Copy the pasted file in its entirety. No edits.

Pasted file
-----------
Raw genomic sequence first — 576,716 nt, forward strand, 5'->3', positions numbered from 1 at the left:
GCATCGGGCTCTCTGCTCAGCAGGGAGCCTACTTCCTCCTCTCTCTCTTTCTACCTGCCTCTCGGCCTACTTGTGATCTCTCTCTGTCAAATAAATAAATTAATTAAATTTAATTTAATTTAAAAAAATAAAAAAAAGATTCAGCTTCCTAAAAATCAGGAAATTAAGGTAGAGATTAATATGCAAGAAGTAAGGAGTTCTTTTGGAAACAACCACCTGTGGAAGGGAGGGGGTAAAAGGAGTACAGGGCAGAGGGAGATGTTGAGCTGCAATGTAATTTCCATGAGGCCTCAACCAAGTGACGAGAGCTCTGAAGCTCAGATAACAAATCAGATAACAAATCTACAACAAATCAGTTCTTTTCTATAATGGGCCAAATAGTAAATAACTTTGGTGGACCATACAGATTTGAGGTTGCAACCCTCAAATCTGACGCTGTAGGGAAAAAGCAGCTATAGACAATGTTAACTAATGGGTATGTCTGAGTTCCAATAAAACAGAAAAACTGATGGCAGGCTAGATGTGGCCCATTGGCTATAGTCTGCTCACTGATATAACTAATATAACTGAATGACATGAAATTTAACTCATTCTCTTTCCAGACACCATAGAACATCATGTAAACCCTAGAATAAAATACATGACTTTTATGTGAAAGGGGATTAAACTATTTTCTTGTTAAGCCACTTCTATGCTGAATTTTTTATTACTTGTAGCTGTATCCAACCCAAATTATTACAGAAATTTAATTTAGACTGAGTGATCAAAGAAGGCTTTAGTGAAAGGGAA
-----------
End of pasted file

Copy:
Raw genomic sequence first — 576,716 nt, forward strand, 5'->3', positions numbered from 1 at the left:
GCATCGGGCTCTCTGCTCAGCAGGGAGCCTACTTCCTCCTCTCTCTCTTTCTACCTGCCTCTCGGCCTACTTGTGATCTCTCTCTGTCAAATAAATAAATTAATTAAATTTAATTTAATTTAAAAAAATAAAAAAAAGATTCAGCTTCCTAAAAATCAGGAAATTAAGGTAGAGATTAATATGCAAGAAGTAAGGAGTTCTTTTGGAAACAACCACCTGTGGAAGGGAGGGGGTAAAAGGAGTACAGGGCAGAGGGAGATGTTGAGCTGCAATGTAATTTCCATGAGGCCTCAACCAAGTGACGAGAGCTCTGAAGCTCAGATAACAAATCAGATAACAAATCTACAACAAATCAGTTCTTTTCTATAATGGGCCAAATAGTAAATAACTTTGGTGGACCATACAGATTTGAGGTTGCAACCCTCAAATCTGACGCTGTAGGGAAAAAGCAGCTATAGACAATGTTAACTAATGGGTATGTCTGAGTTCCAATAAAACAGAAAAACTGATGGCAGGCTAGATGTGGCCCATTGGCTATAGTCTGCTCACTGATATAACTAATATAACTGAATGACATGAAATTTAACTCATTCTCTTTCCAGACACCATAGAACATCATGTAAACCCTAGAATAAAATACATGACTTTTATGTGAAAGGGGATTAAACTATTTTCTTGTTAAGCCACTTCTATGCTGAATTTTTTATTACTTGTAGCTGTATCCAACCCAAATTATTACAGAAATTTAATTTAGACTGAGTGATCAAAGAAGGCTTTAGTGAAAGGGAA